On average, hydroponic growers and aquaponic growers will have crop yields that are 30% – 40% greater than those using traditional methods with soil. Both systems offer the opportunity to finely tune the growing environment.

High-levels of control are available over nutrient supply, available light, and disease and pest control. When grown indoors, factors like temperature are also easily controlled to suit the needs of the crop and root systems. With soil, there’s less control overall. 

Limitless Growing Seasons

The high level of control over environmental factors offers another distinct advantage over traditional methods – year-round growing season. 

Not only are crop yields higher than traditional methods, but for indoor systems, most crops can be grown all year round. It’s similar to teh purpose of greenhouse production and trying to lengthen the grow season for more efficient growth cycles.

For hobby growers with a typical indoor aquaponic or hydroponic system, supplemental lights are needed. LED lights are designed to mimic natural sunlight. This allows the plants to receive all the light needed for quick growth, even on the darkest winter day. 

This is one of the main reasons that these methods are gaining such popularity with both existing and prospective growers. For commercial growers, the economic growth from being able to harvest plants all year is very attractive.

Good for the Environment

The hydroponic production process that these gardening methods use have a greatly reduced environmental impact when compared to traditional farming and gardening methods.

Being able to deliver the optimum solution of nutrients directly to the plant roots greatly reduces the amount of fertilizers required for each crop. This cuts down the ecological damage traditional methods can cause.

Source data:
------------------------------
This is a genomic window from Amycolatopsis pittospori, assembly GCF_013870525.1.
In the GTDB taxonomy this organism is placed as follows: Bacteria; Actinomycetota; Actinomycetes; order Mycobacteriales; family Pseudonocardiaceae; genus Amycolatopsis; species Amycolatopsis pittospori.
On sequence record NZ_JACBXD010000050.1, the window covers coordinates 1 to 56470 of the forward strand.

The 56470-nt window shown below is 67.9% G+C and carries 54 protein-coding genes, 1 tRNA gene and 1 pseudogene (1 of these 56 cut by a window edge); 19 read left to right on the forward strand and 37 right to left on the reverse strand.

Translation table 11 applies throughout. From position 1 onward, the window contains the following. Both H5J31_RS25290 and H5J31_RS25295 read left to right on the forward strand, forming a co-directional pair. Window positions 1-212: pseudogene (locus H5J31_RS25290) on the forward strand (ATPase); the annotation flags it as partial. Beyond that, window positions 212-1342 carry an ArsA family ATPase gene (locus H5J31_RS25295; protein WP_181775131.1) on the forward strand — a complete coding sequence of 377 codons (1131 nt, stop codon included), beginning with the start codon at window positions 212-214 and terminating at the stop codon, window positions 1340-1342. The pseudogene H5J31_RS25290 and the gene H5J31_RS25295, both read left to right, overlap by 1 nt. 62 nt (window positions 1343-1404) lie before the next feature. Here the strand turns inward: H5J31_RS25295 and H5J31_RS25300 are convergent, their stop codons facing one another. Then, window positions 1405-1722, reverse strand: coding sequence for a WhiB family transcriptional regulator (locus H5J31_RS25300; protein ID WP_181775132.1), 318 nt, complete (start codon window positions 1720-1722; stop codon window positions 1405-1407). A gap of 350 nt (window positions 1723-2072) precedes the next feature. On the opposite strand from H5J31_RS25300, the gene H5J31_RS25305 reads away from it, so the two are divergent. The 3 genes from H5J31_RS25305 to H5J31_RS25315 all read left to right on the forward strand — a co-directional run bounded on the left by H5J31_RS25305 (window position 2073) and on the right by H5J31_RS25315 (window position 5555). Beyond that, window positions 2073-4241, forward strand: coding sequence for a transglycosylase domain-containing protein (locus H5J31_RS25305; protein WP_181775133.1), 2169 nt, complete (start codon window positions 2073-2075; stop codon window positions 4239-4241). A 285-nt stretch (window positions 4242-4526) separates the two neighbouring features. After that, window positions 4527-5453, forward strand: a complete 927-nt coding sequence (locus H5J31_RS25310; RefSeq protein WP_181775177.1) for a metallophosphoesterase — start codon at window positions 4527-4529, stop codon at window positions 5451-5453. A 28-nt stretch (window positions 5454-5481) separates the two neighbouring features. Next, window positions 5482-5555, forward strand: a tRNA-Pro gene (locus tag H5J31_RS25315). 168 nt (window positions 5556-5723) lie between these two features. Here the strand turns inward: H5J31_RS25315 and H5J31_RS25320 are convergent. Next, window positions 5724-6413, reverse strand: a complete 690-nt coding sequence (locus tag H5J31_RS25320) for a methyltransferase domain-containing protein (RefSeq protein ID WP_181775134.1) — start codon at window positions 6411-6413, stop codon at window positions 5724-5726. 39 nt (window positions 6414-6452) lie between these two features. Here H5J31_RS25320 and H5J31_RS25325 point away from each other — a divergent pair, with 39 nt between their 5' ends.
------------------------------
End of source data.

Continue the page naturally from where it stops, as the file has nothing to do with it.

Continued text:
There are organic hydroponics fertilizer options that provide the concentration of nutrients for plants. No chemical nutrients are used that can potentially harm the environment. 

The growing environment is also less prone to attack by pests that are prevalent in soil and outdoor gardens. In the outdoors, the migration of pests is inevitable, driven by forces like the wind and soil infestation.

This is far less likely to occur in the controlled indoor environments that these systems provide. The effect of this is to cut down and remove use of insecticides, pesticides, and other chemicals used in traditional methods that harms the environment.

Water usage is also cut by 90% when compared against soil-grown plants. Despite the fact that these are grown directly in water, most of the water is recycled back in to the water reservoir or fish tank. The plants only use the exact amount of nutrient-rich water they need for optimal growth. 

Cost Effective

Even when considering the electricity use of light and pump systems that are normally required, these are both extremely cost effective methods of growing plants. When you consider the levels of food that they produce, not just once a year, but three or four times a year, these systems can quickly pay for themselves. 

The LED lights that most of the systems use are energy efficient. Aquaponics needs extra power  to maintain the correct level of oxygenation for the fish to thrive, but the overall power draw is still low.

Because the growing environments are indoors and contained, these are all predictable costs and can be budgeted. With soil gardens, it’s hard to estimate because the weather can change quickly.